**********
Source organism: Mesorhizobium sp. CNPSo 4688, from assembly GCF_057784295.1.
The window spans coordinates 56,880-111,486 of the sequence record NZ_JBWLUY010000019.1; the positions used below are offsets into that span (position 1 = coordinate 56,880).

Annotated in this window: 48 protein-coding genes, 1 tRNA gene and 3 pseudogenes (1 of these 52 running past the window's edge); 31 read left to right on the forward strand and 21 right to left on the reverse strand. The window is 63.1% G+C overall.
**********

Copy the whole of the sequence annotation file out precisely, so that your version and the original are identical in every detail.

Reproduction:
Source organism: Mesorhizobium sp. CNPSo 4688, from assembly GCF_057784295.1.
The window spans coordinates 56,880-111,486 of the sequence record NZ_JBWLUY010000019.1; the positions used below are offsets into that span (position 1 = coordinate 56,880).

Annotated in this window: 48 protein-coding genes, 1 tRNA gene and 3 pseudogenes (1 of these 52 running past the window's edge); 31 read left to right on the forward strand and 21 right to left on the reverse strand. The window is 63.1% G+C overall.